The Mechanisms Underlying External Financing and Capital Expenditures: Insights from Firm-Level Optimism/Pessimism

44 Pages Posted: 31 Aug 2018 Last revised: 20 May 2019

See all articles by Lucile Faurel

Lucile Faurel

Arizona State University

Mark T. Soliman

University of Southern California - Marshall School of Business

Jessica Watkins

University of Notre Dame

Teri Lombardi Yohn

Indiana University - Kelley School of Business - Department of Accounting

Date Written: May 16, 2019

Abstract

Prior literature documents a positive (negative) relation between past (future) stock returns and, both, external financing and capital expenditures. There has been much debate in the literature regarding the mechanisms driving these relations. In this study, we provide insights into these mechanisms by examining the effect of firm-level overpricing (underpricing) due to investor optimism (pessimism) on managers’ external financing and capital expenditure decisions and the associated future stock returns. We rely on the “favoritism” (“neglect”) proxy developed by Lee and Swaminathan (2000), which incorporates both a stock’s return momentum and trading volume, to capture firm-level overpricing (underpricing) due to investor optimism (pessimism). After controlling for stock return momentum, growth opportunities, and improvements in fundamentals, we find that favoritism (neglect) is positively (negatively) associated with external financing decisions, and that the previously documented negative association between external financing and future stock returns is more pronounced in periods of favoritism. In contrast, after controlling for external financing, the positive (negative) association between favoritism (neglect) and capital expenditure decisions is attenuated, and we do not find a negative relation between capital expenditures and future stock returns. These findings suggest that financing decisions, but not capital expenditure decisions, are likely associated with managers’ exploitation of investor mispricing due to investor optimism/pessimism toward the stock. These findings also suggest the previously documented negative relation between capital expenditures and future stock returns (e.g., Titman et al. 2004) is primarily driven by external financing decisions.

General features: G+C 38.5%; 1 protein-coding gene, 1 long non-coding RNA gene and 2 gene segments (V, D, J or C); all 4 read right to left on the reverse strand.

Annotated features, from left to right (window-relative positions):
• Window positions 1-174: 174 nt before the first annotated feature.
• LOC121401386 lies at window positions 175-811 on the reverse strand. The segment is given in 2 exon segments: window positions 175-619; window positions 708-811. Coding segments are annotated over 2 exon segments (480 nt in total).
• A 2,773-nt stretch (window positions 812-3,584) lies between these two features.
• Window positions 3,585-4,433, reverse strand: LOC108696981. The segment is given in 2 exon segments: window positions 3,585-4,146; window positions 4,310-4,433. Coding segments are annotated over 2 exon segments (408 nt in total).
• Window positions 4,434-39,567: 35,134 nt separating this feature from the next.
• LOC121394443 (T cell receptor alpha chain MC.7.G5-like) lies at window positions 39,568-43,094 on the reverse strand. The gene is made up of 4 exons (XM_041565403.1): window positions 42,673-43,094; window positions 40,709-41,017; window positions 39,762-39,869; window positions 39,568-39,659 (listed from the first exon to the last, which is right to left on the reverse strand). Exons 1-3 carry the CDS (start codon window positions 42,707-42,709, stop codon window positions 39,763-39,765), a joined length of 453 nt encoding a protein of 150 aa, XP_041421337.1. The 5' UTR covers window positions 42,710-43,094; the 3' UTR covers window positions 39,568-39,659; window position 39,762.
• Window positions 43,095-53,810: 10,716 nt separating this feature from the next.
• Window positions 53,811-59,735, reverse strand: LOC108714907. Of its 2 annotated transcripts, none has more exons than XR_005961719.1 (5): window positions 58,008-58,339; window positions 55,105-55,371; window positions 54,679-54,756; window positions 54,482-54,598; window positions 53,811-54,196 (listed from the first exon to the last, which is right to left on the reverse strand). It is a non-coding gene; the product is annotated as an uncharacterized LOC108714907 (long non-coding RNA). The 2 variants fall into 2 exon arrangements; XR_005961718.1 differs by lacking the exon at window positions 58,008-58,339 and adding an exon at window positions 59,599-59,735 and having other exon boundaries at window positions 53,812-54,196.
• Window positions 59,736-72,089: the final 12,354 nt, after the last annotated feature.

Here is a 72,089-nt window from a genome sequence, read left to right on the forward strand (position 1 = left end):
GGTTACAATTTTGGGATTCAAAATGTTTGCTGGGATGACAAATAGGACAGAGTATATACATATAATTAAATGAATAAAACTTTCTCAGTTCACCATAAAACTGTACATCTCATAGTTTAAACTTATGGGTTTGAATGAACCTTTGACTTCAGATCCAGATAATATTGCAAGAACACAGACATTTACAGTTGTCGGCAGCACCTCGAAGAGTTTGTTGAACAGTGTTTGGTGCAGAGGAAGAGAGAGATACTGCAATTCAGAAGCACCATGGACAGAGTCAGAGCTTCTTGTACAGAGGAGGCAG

Keywords: External financing, capital expenditures, mispricing, optimism, favoritism.

JEL Classification: D24, G31, M41

Suggested Citation

Faurel, Lucile and Soliman, Mark T. and Watkins, Jessica and Yohn, Teri Lombardi, The Mechanisms Underlying External Financing and Capital Expenditures: Insights from Firm-Level Optimism/Pessimism (May 16, 2019). Kelley School of Business Research Paper No. 18-75. Available at SSRN: https://ssrn.com/abstract=3237123 or http://dx.doi.org/10.2139/ssrn.3237123

Lucile Faurel

Arizona State University ( email )

W.P. Carey School of Business
School of Accountancy, B267H
Tempe, AZ 85287
United States
(480) 965-6216 (Phone)

Mark T. Soliman

University of Southern California - Marshall School of Business ( email )

2250 Alcazar Street
Los Angeles, CA 90089
United States

Jessica Watkins

University of Notre Dame ( email )

384 Mendoza College of Business
Notre Dame, IN 46656
United States

Teri Lombardi Yohn (Contact Author)

Indiana University - Kelley School of Business - Department of Accounting ( email )

1309 E. 10th Street
Bloomington, IN 47405
United States
(812) 855-0430 (Phone)

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